Scott Hirsch often wonders what came first: was the time limit of an LP created by the record label or was the vinyl record designed upon the discovery of the perfectly palatable length of roughly 20 minutes of listening per side?
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“The focus of our brains is sort of geared to accept a 20-minute chunk of three of four songs,” Hirsch tells American Songwriter over the phone. “And then it’s like, ‘Okay, break time’—you have to get up out of your chair, you have to go over to the record player, o flip it and then you have to put it back on. So you’re engaged on this physical level.”
With this in mind, Hirsch describes his record-making process as holistic. A founding member of Hiss Golden Messenger, Hirsch was integral to the band’s formative years in the studio and on the road. His sonic imprint remains on their productions; most recently mixing the forthcoming album Quietly Blowing It. He also has recorded and mixed Follow The Music, the Grammy-nominated record by the legendary folk-singer Alice Gerrard and has produced and played on records by William Tyler, Mikael Jorgensen of Wilco, Orpheo McCord of Edward Sharpe, and Daniel Rossen of Grizzly Bear.
His most recent project was more personal, and the product of an unprecedented amount of time to hone in on the inconceivable. He is hesitant to call his third solo album, Windless Day, a pandemic record. Released October 8, much of the project was penned during the months leading up to last March, and when it struck, the artist retreated to his own Echo Magic studio in his Ojai Valley home, just north of Los Angeles.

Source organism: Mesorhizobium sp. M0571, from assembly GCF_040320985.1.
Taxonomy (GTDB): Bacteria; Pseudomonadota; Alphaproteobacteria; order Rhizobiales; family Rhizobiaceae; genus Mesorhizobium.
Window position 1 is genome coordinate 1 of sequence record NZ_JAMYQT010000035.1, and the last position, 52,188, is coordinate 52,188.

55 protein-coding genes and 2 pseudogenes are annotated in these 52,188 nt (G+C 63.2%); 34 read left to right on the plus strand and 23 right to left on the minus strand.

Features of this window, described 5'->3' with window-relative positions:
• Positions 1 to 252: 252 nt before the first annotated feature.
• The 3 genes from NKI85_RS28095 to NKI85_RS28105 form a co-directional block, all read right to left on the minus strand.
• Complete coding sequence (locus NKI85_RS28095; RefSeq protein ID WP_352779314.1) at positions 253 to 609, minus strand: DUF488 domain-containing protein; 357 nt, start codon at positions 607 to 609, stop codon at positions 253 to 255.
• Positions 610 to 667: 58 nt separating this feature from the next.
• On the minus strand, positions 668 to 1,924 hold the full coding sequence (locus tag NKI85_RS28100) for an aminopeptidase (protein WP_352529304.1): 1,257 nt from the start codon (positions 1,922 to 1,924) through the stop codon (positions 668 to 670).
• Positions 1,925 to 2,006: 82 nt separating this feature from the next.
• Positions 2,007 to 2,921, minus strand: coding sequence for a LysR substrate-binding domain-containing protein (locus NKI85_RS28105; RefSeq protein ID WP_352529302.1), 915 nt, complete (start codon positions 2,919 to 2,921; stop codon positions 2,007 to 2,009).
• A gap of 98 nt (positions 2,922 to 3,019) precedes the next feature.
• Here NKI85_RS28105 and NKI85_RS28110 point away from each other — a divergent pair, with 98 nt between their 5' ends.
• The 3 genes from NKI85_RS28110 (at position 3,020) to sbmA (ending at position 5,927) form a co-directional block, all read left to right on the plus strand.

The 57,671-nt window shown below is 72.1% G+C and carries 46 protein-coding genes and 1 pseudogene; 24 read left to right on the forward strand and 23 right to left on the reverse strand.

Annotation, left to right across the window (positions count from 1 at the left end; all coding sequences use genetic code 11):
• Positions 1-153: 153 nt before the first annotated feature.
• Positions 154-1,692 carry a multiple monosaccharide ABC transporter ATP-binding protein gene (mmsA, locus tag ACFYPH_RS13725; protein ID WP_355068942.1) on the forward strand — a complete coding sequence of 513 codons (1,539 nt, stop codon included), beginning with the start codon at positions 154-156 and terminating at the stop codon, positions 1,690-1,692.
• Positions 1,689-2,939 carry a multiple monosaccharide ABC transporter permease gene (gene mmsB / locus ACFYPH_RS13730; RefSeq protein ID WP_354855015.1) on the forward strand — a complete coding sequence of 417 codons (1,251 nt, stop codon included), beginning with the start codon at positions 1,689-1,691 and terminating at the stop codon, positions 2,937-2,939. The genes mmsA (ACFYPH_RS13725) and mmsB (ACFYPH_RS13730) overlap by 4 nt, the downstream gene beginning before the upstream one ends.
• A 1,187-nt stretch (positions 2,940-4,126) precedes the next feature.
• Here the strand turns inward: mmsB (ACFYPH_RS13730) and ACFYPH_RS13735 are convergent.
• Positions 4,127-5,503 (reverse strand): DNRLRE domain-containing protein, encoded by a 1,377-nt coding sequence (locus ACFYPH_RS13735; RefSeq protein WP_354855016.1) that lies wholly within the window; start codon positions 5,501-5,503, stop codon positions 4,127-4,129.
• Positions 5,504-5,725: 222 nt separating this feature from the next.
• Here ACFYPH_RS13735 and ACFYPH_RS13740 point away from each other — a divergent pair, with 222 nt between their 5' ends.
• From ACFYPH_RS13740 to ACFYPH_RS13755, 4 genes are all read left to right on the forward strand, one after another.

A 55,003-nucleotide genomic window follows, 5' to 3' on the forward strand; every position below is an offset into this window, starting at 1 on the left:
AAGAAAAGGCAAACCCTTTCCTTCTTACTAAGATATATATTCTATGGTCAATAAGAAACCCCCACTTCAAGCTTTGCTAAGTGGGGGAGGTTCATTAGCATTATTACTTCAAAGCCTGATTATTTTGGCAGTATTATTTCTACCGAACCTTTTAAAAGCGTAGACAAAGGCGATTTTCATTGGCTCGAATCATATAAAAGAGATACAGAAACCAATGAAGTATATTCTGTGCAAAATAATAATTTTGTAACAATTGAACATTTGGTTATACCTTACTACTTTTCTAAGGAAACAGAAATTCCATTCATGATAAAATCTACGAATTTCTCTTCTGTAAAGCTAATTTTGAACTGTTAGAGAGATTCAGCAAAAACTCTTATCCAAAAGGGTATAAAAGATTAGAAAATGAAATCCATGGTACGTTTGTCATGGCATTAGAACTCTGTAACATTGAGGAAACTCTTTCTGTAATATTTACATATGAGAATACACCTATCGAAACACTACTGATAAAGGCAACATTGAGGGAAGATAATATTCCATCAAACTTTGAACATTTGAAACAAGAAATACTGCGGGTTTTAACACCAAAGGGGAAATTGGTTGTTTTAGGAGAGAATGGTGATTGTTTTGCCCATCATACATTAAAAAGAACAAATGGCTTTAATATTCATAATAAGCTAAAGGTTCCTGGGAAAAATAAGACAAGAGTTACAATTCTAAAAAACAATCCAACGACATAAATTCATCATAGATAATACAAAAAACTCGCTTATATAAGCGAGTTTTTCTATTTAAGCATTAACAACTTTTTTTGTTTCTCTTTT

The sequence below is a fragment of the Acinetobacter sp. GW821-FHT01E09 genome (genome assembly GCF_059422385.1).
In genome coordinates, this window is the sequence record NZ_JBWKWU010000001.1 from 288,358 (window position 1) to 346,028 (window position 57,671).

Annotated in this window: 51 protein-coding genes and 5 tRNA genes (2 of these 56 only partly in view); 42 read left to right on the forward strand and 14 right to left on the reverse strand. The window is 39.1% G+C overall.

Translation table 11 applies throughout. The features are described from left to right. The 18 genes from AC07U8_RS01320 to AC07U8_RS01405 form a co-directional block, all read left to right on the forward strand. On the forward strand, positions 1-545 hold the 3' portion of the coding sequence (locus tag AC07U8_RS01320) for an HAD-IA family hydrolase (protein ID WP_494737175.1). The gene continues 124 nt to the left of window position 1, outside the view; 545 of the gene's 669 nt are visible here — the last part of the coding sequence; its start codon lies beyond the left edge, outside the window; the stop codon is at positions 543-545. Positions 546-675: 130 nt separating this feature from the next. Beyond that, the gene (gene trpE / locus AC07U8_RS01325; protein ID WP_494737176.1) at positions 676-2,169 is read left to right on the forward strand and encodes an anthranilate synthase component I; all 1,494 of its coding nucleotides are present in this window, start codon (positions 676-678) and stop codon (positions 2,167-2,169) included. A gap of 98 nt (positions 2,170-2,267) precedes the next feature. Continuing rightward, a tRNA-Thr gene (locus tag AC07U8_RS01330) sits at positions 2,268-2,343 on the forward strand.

“This time felt so much different in that I had no sense of urgency,” he says. “There were a lot of horrible things that came along, but that was one silver lining for me was I just had endless time.”
In the silence, Hirsch leaned further into his songwriting on this record. “Some of that has to do with the time I had, I didn’t let any lines go to waste,” he says. “Not that I didn’t try hard before, but I was afforded the energy to vet every line and every word, and that felt nice.”
Over 10 songs, a story took shape. But his stylistic storytelling requires each of the preceding and proceeding tracks to meld into each other to portray the full picture. Hirsch does not consider his work to be a “concept album.” Instead of an overarching theme, the artist remains hyper-conscious of how each song works with the others.
Other artists might write 60 songs to sift through and select the best 10. But Hirsch is more efficient than that. He admittedly threw out one or two songs that didn’t fit into the sonic narrative, but much of the album maintained its skeletal shape from start to finish.
“Wolves” reflects one of those rare moments where the words flowed out of him in a very short amount of time. Intentionally placed in the eight position, the track offers a much-needed reprieve from the darkness that subconsciously spilled over into the album from the artist’s experience grappling with the incomprehensible reality stewing outside his studio window.
“Lyrically,” he says, “it’s talking about if you’re gonna fall, you’ve got to fall up—make your mistakes count in a way that’s helpful for you.”
Though ironic given the circumstances, Hirsch welcomed more people into this crafting process than any of his previous projects. Involving some of his closest collaborators a little deeper pulled inspiration from the deepest corners of his psyche, wielding that influence in previously inconceivable ways. For the first time, he handed over a portion of the production wheel to Daniel Wright and Jesse Siebenberg, who he worked intimately alongside to co-produce the record.
“It is both harrowing and exciting at the same time to allow someone into your process; especially someone like me who keeps it so close to the vest,” he says. “But it was really fruitful, and I’m grateful for their contributions.”
Order Windless Day, here.